Opening Remarks to the Thematic Debate on Inequality
New York, 8 July 2013
Secretary-General Ban Ki-moon,
Secretary General Insulza,
Foreign Minister Rodrigues-Birkett,
Ladies and Gentlemen,
It gives me a great pleasure to welcome you to the General Assembly’s thematic debate on Inequality.
I would like to acknowledge the great efforts that the Government of the Cooperative Republic of Guyana has made towards forging consensus on resolution 67/230, which has mandated this event.
Entitled “The Role of the United Nations in Promoting a New Global Human Order,” I believe it can serve as an important reference point for today’s discussions, together with the Secretary-General’s September 2012 report on the same topic. I thank him on behalf of the General Assembly for his engagement and dedication to this issue.
I wish to express my sincere appreciation tothe Organization of American States for their significant assistance in organizing this thematic debate. Allow me also to emphasize my profound gratitude to its Secretary General, my good friend H.E. José Miguel Insulza. I am personally indebted to him for the invaluable contributions he has made to my High-level Advisory Panel, which is helping me reflect on the future of multilateralism in our increasingly globalized and interdependent world.
The strive for social justice, together with the aspiration to mitigate inequality, has been a universal quest for millennia,inscribed in the holy books of humanity’s great faiths.
In the Bible, it is written that “I do not mean that others should be eased and you burdened,” for “God shows no partiality.” A basic teaching of Islam describes all people to be equal as the teeth of a comb. And in the Buddhist Lotus Sutra, we are told that all men and women, without discrimination, have in them the same potential to achieve full awakening.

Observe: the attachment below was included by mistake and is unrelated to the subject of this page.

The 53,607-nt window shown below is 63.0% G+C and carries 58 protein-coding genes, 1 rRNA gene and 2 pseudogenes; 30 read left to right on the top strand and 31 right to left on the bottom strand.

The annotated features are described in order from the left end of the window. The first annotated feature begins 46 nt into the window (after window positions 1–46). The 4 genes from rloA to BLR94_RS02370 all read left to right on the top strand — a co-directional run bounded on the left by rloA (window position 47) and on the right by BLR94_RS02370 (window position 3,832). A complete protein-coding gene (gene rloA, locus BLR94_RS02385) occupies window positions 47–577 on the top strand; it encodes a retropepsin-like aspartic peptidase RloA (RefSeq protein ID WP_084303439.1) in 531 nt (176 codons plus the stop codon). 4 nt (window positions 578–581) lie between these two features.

Establishing a level playing field, upon which everyone’s merits are given an even chance to thrive, is also deeply ingrained in our diverse ethical and philosophic traditions.
One of history’s wisest sages, Confucius, based his thinking on the principle of ‘Ren,’ describing it as a sincere consideration for fellow human beings—a sense of respect and compassion based on the equal dignity of each.
Enlightenment thinkers such as Locke and Montesquieu argued that the equal rights of individualsare premised on a common sharing of the faculty of reason, which no institution of man has the right to disregard.
Manifestly, the struggle against inequality has been present throughout centuries; but I believe it has become the great imperative of our age.
It has an increasing influence on how domestic reforms are conceived, and international covenants drafted.
It is also inherent to the framework of the post-2015 agenda, agreed by the world’s leaders last June in Rio de Janeiro.
They outlined a holistic vision, premised on a symbiotic relationship between the three dimensions of sustainable development—economic, social, and environmental.
They conferred new mandates upon the General Assembly, assigning to us the responsibility to convert into practical actions the global aspirations they proclaimed, at the heart of which was a solemn pledge to “strive for inclusive, equitable development approaches to overcome poverty and inequality.”
I convened this thematic debate because I believe that the achievement of the universal transition to sustainability requires a greater commitment to bridge the divide between the have-s and have not-s.
This has become one of the defining challenges of our time.
Unless we find ways to decisively address it, we may soon be entering an era of global discontent unlike any in history—with profound and unprecedented consequences for the entire world.
Consider that over the past three decades, inequality within most developed and developing countries has increased. With few exceptions, marginalized groups—such as women, ethnic minorities, indigenous populations, and people who live in rural areas—have failed to significantly improve their standing in their respective environments.
In addition, disparities between high- and low-income states have nearly doubled in less than 20 years. Differences in individual wealth are even larger, with the top ten percent of the population now owning over seventy percent of it—and the top one percent possessing a staggering 32 percent of the world’s assets.
In my view, the perpetuation of such trends does not serve the strategic interest of any nation.